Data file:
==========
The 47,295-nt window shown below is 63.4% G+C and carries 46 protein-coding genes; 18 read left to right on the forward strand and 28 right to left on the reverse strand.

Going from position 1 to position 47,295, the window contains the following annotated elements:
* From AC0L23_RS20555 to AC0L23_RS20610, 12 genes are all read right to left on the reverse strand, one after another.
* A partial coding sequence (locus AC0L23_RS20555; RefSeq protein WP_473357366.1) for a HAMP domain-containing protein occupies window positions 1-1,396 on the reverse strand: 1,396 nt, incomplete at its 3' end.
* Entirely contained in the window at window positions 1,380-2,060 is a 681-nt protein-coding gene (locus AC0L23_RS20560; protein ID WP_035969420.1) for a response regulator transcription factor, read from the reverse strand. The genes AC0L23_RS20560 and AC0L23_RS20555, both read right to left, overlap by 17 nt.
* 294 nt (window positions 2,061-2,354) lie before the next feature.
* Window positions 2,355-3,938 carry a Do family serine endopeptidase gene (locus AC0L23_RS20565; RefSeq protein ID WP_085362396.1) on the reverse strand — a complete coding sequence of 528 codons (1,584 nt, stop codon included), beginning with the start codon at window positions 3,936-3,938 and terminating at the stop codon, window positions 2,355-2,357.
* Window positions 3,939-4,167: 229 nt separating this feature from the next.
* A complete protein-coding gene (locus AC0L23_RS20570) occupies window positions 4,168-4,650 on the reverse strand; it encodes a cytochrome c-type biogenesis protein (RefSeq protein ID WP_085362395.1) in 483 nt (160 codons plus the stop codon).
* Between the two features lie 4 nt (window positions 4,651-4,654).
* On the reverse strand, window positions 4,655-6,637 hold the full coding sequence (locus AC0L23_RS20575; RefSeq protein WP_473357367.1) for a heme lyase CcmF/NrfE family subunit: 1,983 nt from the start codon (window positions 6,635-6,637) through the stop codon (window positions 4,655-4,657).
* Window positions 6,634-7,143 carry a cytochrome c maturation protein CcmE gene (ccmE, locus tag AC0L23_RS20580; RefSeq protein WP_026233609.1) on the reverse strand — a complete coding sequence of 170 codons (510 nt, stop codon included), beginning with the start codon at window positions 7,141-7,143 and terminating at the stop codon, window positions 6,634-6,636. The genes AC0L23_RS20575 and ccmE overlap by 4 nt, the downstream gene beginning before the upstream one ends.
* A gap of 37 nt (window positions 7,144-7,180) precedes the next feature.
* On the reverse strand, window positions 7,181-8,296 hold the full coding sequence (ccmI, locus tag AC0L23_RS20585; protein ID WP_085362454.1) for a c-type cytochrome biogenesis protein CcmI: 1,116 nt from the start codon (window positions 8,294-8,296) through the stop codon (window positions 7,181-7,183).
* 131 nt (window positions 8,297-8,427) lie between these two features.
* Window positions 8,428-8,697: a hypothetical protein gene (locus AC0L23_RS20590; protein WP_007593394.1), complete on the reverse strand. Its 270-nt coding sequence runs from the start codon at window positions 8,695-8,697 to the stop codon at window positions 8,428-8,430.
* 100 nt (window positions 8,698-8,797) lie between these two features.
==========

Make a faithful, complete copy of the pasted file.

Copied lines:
The 47,295-nt window shown below is 63.4% G+C and carries 46 protein-coding genes; 18 read left to right on the forward strand and 28 right to left on the reverse strand.

Going from position 1 to position 47,295, the window contains the following annotated elements:
* From AC0L23_RS20555 to AC0L23_RS20610, 12 genes are all read right to left on the reverse strand, one after another.
* A partial coding sequence (locus AC0L23_RS20555; RefSeq protein WP_473357366.1) for a HAMP domain-containing protein occupies window positions 1-1,396 on the reverse strand: 1,396 nt, incomplete at its 3' end.
* Entirely contained in the window at window positions 1,380-2,060 is a 681-nt protein-coding gene (locus AC0L23_RS20560; protein ID WP_035969420.1) for a response regulator transcription factor, read from the reverse strand. The genes AC0L23_RS20560 and AC0L23_RS20555, both read right to left, overlap by 17 nt.
* 294 nt (window positions 2,061-2,354) lie before the next feature.
* Window positions 2,355-3,938 carry a Do family serine endopeptidase gene (locus AC0L23_RS20565; RefSeq protein ID WP_085362396.1) on the reverse strand — a complete coding sequence of 528 codons (1,584 nt, stop codon included), beginning with the start codon at window positions 3,936-3,938 and terminating at the stop codon, window positions 2,355-2,357.
* Window positions 3,939-4,167: 229 nt separating this feature from the next.
* A complete protein-coding gene (locus AC0L23_RS20570) occupies window positions 4,168-4,650 on the reverse strand; it encodes a cytochrome c-type biogenesis protein (RefSeq protein ID WP_085362395.1) in 483 nt (160 codons plus the stop codon).
* Between the two features lie 4 nt (window positions 4,651-4,654).
* On the reverse strand, window positions 4,655-6,637 hold the full coding sequence (locus AC0L23_RS20575; RefSeq protein WP_473357367.1) for a heme lyase CcmF/NrfE family subunit: 1,983 nt from the start codon (window positions 6,635-6,637) through the stop codon (window positions 4,655-4,657).
* Window positions 6,634-7,143 carry a cytochrome c maturation protein CcmE gene (ccmE, locus tag AC0L23_RS20580; RefSeq protein WP_026233609.1) on the reverse strand — a complete coding sequence of 170 codons (510 nt, stop codon included), beginning with the start codon at window positions 7,141-7,143 and terminating at the stop codon, window positions 6,634-6,636. The genes AC0L23_RS20575 and ccmE overlap by 4 nt, the downstream gene beginning before the upstream one ends.
* A gap of 37 nt (window positions 7,144-7,180) precedes the next feature.
* On the reverse strand, window positions 7,181-8,296 hold the full coding sequence (ccmI, locus tag AC0L23_RS20585; protein ID WP_085362454.1) for a c-type cytochrome biogenesis protein CcmI: 1,116 nt from the start codon (window positions 8,294-8,296) through the stop codon (window positions 7,181-7,183).
* 131 nt (window positions 8,297-8,427) lie between these two features.
* Window positions 8,428-8,697: a hypothetical protein gene (locus AC0L23_RS20590; protein WP_007593394.1), complete on the reverse strand. Its 270-nt coding sequence runs from the start codon at window positions 8,695-8,697 to the stop codon at window positions 8,428-8,430.
* 100 nt (window positions 8,698-8,797) lie between these two features.